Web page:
Physicists Focus on Neutrinos With New Telescope

Physics Professor Nepomuk Otte and students have developed the Trinity Demonstrator to search for sources of high-energy neutrinos that contain clues to the early universe.

November 16, 2023

Georgia Tech scientists will soon have another way to search for neutrinos, those hard-to-detect, high-energy particles speeding through the cosmos that hold clues to massive particle accelerators in the universe — if researchers can find them. 

“The detection of a neutrino source or even a single neutrino at the highest energies is like finding a holy grail,” says Professor Nepomuk Otte, the principal investigator for the Trinity Demonstrator telescope that was recently built by his group and collaborators, and was designed to detect neutrinos after they get stopped within the Earth.

The National Science Foundation (NSF)-funded effort will eventually create “the world’s most sensitive ultra-high energy neutrino telescope.” The Trinity Demonstrator is the first step toward an array of 18 telescopes located at three sites, each on top of a high mountain. 

Earlier in the year, Otte’s group flew a neutrino telescope tethered to a massive NASA-funded balloon — though a leak brought the telescope down earlier than planned. The effort was part of the EUSO-SPB2 collaboration, which wants to study cosmic-particle accelerators with detectors in space.

“This was the first time our group had built an instrument for a balloon mission,” Otte says. “And the big question was if it would work at the boundary to space at -40F and in a vacuum. Even though we only flew 37 hours (of a 50-hour mission), we could show that our instrument worked as expected. We even accomplished some key measurements, like making a measurement of the background light, which no one has done before.”

The search for neutrinos

Otte is the second Georgia Tech physicist to lead a search for neutrinos. Professor Ignacio Taboada is the spokesperson for IceCube, an NSF neutrino observatory located at the South Pole. IceCube uses thousands of sensors buried in the ice to detect neutrinos.

Meanwhile, Trinity telescopes will be especially sensitive to higher-energy neutrinos. “With Trinity, we can potentially open a new, entirely unexplored window in astronomy,” Otte says. “IceCube gives us a couple of good pointers on what to observe. That is also why we modified the building of the Trinity Demonstrator to point toward the only two high-energy neutrino sources” already identified by IceCube scientists.

‘Cherenkov lights’ illuminate ‘air showers’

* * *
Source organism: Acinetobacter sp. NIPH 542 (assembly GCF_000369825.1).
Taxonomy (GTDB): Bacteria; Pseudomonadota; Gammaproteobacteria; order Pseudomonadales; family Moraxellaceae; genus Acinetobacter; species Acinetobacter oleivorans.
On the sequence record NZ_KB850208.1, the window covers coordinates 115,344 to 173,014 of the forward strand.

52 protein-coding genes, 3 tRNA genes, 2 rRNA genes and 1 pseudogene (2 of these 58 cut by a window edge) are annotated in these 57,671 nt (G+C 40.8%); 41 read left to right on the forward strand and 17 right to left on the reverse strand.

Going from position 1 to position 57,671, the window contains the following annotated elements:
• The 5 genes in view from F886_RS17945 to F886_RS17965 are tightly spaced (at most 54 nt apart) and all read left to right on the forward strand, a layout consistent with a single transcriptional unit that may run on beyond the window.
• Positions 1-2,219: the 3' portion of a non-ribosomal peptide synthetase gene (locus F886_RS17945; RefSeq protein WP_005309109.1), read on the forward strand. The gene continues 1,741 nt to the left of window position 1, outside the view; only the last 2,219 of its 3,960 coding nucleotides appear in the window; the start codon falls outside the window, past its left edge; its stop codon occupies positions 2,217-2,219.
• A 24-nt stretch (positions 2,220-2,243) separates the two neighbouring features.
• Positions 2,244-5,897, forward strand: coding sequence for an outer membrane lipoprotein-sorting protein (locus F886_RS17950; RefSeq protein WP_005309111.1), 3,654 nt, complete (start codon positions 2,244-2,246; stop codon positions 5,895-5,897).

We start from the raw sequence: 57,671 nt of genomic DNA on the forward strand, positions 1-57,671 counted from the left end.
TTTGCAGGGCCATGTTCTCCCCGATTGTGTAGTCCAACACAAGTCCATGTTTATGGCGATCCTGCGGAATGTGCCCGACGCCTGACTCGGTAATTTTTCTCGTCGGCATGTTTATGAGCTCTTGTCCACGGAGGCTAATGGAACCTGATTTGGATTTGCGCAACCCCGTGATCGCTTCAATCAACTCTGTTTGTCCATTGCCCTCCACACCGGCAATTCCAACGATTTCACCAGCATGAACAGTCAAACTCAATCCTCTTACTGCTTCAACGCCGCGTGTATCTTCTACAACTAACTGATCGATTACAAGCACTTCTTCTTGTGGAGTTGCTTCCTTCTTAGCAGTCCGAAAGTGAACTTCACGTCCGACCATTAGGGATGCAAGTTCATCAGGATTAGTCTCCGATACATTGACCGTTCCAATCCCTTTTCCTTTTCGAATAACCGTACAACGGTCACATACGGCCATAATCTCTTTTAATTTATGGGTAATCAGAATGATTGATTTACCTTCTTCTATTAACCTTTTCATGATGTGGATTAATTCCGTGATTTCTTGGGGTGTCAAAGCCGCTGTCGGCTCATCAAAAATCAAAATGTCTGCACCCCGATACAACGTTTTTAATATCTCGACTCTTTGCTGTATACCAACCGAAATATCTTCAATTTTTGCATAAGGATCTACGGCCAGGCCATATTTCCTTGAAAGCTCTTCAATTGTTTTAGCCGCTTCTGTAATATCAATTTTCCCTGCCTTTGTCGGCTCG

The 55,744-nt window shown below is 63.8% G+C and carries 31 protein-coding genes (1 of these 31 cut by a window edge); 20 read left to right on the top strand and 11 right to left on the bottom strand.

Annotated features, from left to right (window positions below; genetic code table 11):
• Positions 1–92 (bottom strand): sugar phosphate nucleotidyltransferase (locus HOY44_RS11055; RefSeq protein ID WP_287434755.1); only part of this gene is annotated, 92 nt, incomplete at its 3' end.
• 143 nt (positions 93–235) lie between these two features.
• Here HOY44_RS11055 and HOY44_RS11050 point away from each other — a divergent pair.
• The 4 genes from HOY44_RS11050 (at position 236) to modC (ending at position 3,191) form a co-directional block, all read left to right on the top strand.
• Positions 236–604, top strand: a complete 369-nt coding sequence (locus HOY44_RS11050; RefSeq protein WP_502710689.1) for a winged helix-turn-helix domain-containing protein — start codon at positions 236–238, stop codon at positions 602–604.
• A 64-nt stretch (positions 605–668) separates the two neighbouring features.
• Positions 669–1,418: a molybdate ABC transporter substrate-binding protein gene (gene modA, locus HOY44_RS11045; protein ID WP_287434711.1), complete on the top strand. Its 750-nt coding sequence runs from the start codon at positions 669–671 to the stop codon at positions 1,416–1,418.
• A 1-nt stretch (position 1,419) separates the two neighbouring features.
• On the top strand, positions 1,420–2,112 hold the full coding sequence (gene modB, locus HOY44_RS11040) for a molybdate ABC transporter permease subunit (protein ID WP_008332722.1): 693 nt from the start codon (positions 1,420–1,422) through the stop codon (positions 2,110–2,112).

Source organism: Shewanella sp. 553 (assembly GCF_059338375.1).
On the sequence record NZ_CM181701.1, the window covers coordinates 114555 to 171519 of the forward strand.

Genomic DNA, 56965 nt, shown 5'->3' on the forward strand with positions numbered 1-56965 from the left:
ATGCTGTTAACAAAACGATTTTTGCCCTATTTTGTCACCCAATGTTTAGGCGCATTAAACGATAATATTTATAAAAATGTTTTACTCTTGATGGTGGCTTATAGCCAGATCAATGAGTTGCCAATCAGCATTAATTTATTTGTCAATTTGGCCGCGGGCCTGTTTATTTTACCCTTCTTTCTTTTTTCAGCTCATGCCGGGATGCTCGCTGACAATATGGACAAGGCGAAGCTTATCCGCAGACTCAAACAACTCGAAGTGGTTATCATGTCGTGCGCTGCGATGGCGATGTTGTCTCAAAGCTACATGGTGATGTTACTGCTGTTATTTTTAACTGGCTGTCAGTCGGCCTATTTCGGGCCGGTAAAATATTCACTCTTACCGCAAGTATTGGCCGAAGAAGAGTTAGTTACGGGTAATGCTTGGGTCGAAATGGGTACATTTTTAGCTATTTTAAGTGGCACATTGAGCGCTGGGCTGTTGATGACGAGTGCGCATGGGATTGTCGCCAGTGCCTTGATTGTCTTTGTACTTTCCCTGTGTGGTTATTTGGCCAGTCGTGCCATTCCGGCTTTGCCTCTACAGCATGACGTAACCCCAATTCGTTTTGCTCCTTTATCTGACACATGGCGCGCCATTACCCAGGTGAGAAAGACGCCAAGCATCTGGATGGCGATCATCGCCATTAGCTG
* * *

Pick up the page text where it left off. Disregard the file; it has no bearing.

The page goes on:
The Trinity Demonstrator telescope is not your typical astronomy telescope. Instead of looking into the sky, it is looking at the horizon, waiting for a flash of light to happen that only lasts tens of billionths of a second. 

That flash is at the end of a chain of events that happens when a high-energy neutrino enters the Earth under a shallow angle. Upon penetrating Earth and traveling along a straight line for a hundred miles, the neutrino eventually interacts inside the Earth, producing a tau particle, which is like a short-lived massive electron. 

The tau continues to travel through the Earth, and when it bounces out of the ground, it decays into millions of electrons and positrons, which zip through the air. Because the electrons and positrons travel faster than the speed of light in the air, they emit Cherenkov light, the short flash of light the Trinity Demonstrator telescope detects. Using computer algorithms, the recorded Cherenkov flashes are analyzed to reconstruct the energy and arrival direction of the neutrino. 

Otte and his team of Georgia Tech postdoctoral and graduate scholars developed and built the Trinity Demonstrator. Undergraduate students have also had significant responsibilities in designing its optics. “It is good for the students because they are involved in all aspects of the experiment. In big collaborations, you are an expert on one aspect only,” Otte says.

The largest collaboration Otte is currently involved with is the Cherenkov Telescope Array, which involves more than 2,000 researchers. That planned international project will involve 60 next-generation gamma-ray telescopes in Chile and on the Canary Island of La Palma.

Next year, Otte says he and his researchers will apply for funding to build a much bigger telescope, which will be the foundation for the NSF 18-telescope array. For now, the team is busy observing with the Trinity Demonstrator atop Frisco Peak in Utah.

“With a bit of luck, we will detect the first neutrino source at these energies,” Otte said.


Funding: National Science Foundation (NSF)


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Writer: Renay San Miguel
Communications Officer II/Science Writer
College of Sciences

Editor: Jess Hunt-Ralston